Satoshi Fukuda, a Scholar of Game Theory in Milan
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Satoshi Fukuda, a Scholar of Game Theory in Milan

ASSISTANT PROFESSOR OF DECISION SCIENCES, FUKUDA GRADUATED IN TOKYO AND OBTAINED HIS PHD IN BERKELEY

Satoshi Fukuda was an undergraduate student in Tokyo when he read Agreeing to Disagree by Robert Aumann, the long white bearded Israeli mathematician who won the Nobel Memorial Prize in Economic Sciences in 2005. “It is the first paper in Economics that explicitly models the notion of common knowledge: if some fact is commonly known then not only everybody knows it, but also everybody knows that everybody knows that… everybody knows it”, he says. Since then Fukuda, now an Assistant Professor at Bocconi's Department of Decision Sciences, has been fascinated by the idea of mathematically modeling players’ knowledge and beliefs in strategic situations.
 
After the Bachelor’s degree and the MSc of Policy Studies at Chuo University in Tokyo, Fukuda enrolled for a PhD in Economics at the University of California at Berkeley. “I didn’t have a definite image of what would be like to study in an Economics PhD program in the US. But, vaguely, I was thinking that I wanted to be in an international environment, surrounded and inspired by bright and brilliant colleagues and professors”.
 
In Berkeley, he started two research paths. The first one is about epistemic game theory. He is currently working on a general framework capable of capturing players’ knowledge about their knowledge and on how to represent players’ knowledge when they are not perfectly logical reasoners or they are not necessarily introspective about their own knowledge. The second strand of research is about mechanism design theory. “In this field, I have been working on designing and studying the properties of an efficient collective decision-making problem in which each agent’s preferred joint action is privately informed and in which they cannot make monetary transfers in a dynamic setting”.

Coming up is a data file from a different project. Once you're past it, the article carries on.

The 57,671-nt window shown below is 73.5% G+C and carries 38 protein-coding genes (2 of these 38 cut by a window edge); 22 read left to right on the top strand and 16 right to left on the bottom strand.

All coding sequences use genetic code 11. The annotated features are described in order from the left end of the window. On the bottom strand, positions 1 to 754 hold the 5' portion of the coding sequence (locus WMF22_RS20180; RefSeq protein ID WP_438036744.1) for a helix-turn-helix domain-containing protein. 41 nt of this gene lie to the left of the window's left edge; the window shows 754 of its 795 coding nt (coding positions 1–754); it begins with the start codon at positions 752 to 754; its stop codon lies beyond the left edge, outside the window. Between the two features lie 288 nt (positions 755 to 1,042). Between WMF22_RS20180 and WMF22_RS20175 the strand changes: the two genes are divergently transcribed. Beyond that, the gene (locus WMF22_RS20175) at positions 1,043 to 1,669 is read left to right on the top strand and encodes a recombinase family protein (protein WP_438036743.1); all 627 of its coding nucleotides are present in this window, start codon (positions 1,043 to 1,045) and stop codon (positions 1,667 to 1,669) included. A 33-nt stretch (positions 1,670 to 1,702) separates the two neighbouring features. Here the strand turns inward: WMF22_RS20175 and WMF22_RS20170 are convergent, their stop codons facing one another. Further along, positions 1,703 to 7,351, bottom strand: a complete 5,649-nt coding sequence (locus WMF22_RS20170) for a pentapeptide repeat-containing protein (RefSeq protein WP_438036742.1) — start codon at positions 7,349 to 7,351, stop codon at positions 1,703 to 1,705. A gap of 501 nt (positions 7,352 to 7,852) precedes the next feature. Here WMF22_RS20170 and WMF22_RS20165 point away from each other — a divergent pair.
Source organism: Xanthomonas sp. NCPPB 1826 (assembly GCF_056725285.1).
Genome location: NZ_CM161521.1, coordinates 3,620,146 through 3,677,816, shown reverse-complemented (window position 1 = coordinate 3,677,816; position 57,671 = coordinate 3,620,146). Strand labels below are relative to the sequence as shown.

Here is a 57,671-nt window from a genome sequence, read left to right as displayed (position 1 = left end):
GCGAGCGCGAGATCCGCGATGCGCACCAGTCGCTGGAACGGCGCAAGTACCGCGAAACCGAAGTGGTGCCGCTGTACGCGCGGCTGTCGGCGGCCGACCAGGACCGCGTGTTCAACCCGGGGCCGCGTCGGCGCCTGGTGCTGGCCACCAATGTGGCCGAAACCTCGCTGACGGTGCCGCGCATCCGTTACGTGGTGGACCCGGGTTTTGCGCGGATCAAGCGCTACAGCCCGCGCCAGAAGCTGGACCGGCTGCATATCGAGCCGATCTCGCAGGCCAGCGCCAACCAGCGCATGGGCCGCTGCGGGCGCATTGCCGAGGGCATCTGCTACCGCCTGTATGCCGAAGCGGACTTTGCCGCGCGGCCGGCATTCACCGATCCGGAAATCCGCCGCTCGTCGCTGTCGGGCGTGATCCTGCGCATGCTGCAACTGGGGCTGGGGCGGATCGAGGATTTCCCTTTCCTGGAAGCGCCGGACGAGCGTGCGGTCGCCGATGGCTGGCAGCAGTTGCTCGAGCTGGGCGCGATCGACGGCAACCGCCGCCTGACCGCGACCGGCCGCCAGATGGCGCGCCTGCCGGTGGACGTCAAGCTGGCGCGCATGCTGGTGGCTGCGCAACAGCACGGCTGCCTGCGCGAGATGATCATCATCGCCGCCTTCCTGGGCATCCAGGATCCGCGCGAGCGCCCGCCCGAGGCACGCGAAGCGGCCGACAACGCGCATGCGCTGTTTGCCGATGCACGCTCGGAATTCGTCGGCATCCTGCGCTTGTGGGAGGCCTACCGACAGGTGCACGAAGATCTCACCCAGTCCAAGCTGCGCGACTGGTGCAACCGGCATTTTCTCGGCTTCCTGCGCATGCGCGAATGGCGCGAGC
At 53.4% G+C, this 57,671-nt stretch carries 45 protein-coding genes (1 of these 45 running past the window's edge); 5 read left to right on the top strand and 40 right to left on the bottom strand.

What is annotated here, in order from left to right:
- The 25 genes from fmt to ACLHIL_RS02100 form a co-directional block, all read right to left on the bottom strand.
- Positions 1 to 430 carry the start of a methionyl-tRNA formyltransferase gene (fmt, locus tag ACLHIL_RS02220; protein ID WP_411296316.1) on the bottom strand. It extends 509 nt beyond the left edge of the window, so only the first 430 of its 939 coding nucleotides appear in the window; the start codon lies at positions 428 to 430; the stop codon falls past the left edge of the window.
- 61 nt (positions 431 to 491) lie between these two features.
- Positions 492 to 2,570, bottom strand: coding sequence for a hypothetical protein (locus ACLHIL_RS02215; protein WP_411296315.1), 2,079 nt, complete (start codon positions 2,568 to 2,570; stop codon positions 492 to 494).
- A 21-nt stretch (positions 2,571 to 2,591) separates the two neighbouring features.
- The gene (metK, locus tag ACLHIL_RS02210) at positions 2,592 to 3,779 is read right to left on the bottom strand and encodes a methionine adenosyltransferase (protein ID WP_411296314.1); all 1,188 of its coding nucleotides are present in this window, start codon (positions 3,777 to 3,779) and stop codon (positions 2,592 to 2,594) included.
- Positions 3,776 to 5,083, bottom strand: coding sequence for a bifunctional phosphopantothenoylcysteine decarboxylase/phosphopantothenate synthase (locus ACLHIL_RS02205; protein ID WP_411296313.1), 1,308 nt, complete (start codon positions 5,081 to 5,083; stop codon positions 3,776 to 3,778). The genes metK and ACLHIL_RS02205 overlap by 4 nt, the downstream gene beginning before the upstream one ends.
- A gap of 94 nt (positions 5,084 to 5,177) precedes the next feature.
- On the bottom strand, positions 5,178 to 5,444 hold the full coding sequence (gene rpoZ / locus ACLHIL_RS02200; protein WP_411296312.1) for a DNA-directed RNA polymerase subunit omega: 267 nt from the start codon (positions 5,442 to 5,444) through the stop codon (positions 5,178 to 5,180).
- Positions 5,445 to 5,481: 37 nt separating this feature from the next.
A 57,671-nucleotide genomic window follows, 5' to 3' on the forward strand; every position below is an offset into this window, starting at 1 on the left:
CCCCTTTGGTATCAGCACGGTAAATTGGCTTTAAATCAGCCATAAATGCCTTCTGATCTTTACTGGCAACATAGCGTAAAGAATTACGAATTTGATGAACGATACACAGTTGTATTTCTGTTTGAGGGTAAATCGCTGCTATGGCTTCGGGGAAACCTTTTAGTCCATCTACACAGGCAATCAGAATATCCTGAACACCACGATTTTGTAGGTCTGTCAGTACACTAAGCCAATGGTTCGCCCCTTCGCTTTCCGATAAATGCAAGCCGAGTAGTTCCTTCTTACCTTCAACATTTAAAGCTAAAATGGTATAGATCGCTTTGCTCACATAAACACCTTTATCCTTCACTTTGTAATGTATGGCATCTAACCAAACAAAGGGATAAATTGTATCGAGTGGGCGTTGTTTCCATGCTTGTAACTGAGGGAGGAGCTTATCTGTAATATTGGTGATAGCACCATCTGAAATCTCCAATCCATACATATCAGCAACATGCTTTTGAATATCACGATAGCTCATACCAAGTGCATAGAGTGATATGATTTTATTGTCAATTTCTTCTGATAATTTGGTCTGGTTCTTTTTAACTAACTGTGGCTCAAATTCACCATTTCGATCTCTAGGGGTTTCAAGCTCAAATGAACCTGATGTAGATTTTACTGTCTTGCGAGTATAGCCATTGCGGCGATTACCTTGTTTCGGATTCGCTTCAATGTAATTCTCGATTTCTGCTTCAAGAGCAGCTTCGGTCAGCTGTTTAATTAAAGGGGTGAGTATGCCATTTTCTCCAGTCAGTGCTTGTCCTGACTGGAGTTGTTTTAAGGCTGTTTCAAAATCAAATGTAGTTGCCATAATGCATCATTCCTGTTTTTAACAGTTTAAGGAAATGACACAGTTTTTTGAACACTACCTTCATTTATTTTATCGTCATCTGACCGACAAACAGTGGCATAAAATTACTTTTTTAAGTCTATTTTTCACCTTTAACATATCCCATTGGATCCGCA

When he was in Berkeley, Fukuda enjoyed all forms of collaboration with his colleagues. “I believe that different perspectives put together through collaboration can produce innovative ideas”, he says. So he is eager to work together with new colleagues and students in Milan. “This is a new exciting journey for me, professionally and personally. Bocconi is an outstanding place for research in economic and decision theory. I am also excited about Milan, one of the most international cities in Europe”.

by Claudio Todesco

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  • Threshold Escalation in Product Lineups: The More You Search, the Less You Find

    Aner Sela, University of Florida

    Meeting room 4-E4-SR03, Via Roentgen 1

  • Costly Advice, Protests, and Nonbinding Elections
    Economic Theory, Decision Theory and Experimental Economics

    Stephan Lauermann (Bonn University)

    Meeting room 3.e4.sr03 ' Via Roentgen, 1